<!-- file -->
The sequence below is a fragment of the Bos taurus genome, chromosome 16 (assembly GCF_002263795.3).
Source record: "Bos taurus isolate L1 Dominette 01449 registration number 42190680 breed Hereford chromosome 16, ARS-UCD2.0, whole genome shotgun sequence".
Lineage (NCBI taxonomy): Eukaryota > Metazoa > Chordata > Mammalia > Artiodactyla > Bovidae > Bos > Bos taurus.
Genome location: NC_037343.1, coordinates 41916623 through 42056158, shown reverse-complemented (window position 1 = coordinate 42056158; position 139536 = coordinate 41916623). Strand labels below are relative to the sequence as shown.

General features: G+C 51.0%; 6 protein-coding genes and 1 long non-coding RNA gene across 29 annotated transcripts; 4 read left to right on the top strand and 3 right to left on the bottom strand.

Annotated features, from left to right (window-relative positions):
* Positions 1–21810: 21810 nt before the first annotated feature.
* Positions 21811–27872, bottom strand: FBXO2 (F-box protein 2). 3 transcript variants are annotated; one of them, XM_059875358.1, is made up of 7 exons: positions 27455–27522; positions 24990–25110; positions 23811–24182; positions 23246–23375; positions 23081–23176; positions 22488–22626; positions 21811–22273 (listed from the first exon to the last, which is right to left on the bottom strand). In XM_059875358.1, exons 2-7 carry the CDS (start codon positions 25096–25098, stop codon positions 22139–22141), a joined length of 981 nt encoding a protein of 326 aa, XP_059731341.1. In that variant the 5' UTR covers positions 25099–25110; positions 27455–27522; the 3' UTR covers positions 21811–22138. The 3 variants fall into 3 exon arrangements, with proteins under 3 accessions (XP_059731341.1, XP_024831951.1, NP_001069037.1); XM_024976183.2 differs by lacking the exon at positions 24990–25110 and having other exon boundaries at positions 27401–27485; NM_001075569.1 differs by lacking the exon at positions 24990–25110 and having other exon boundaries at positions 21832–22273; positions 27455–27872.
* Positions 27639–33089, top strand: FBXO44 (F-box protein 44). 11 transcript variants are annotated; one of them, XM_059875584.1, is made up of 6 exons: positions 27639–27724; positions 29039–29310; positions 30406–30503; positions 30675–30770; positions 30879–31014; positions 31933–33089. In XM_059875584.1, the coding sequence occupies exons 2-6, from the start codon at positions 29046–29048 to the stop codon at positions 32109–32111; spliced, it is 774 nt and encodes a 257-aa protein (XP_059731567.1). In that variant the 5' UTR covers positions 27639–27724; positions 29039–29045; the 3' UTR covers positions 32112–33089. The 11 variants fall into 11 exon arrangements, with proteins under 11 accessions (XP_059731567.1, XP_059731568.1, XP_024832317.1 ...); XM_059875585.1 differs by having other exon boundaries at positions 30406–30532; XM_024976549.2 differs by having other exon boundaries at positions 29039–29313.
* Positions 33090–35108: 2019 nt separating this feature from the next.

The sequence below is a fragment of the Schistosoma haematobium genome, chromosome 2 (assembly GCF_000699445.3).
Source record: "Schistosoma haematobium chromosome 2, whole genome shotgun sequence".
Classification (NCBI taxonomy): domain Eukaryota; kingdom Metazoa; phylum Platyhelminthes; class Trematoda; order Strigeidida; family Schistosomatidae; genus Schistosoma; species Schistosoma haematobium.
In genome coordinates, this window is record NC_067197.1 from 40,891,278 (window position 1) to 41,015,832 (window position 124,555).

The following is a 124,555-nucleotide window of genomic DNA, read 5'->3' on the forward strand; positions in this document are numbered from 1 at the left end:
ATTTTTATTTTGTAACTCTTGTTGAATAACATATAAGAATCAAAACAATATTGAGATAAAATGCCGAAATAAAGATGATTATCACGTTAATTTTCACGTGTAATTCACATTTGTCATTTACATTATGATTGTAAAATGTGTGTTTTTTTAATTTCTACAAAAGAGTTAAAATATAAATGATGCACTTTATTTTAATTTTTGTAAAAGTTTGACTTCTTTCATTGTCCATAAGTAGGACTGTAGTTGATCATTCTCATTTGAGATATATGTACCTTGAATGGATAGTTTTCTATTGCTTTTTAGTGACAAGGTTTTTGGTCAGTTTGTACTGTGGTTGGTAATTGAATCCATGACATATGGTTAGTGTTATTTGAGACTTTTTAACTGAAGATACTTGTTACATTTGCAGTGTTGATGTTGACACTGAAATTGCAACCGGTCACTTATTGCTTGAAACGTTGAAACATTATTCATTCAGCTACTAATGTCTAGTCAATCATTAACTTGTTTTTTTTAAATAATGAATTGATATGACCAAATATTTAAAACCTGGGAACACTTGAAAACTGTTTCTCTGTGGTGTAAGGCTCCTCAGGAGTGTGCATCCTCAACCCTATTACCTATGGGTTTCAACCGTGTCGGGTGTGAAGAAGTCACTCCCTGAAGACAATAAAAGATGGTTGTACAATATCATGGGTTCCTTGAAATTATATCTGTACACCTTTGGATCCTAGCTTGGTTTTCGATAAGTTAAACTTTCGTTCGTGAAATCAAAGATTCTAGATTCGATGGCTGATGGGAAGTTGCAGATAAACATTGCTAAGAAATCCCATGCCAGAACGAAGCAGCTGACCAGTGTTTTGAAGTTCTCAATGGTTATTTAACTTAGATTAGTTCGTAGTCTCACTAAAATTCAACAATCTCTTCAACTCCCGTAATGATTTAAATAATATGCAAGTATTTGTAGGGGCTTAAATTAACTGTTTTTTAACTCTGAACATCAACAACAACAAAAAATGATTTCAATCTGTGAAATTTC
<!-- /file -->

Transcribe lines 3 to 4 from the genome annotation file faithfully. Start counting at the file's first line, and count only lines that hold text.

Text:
Lineage (NCBI taxonomy): Eukaryota > Metazoa > Chordata > Mammalia > Artiodactyla > Bovidae > Bos > Bos taurus.
Genome location: NC_037343.1, coordinates 41916623 through 42056158, shown reverse-complemented (window position 1 = coordinate 42056158; position 139536 = coordinate 41916623). Strand labels below are relative to the sequence as shown.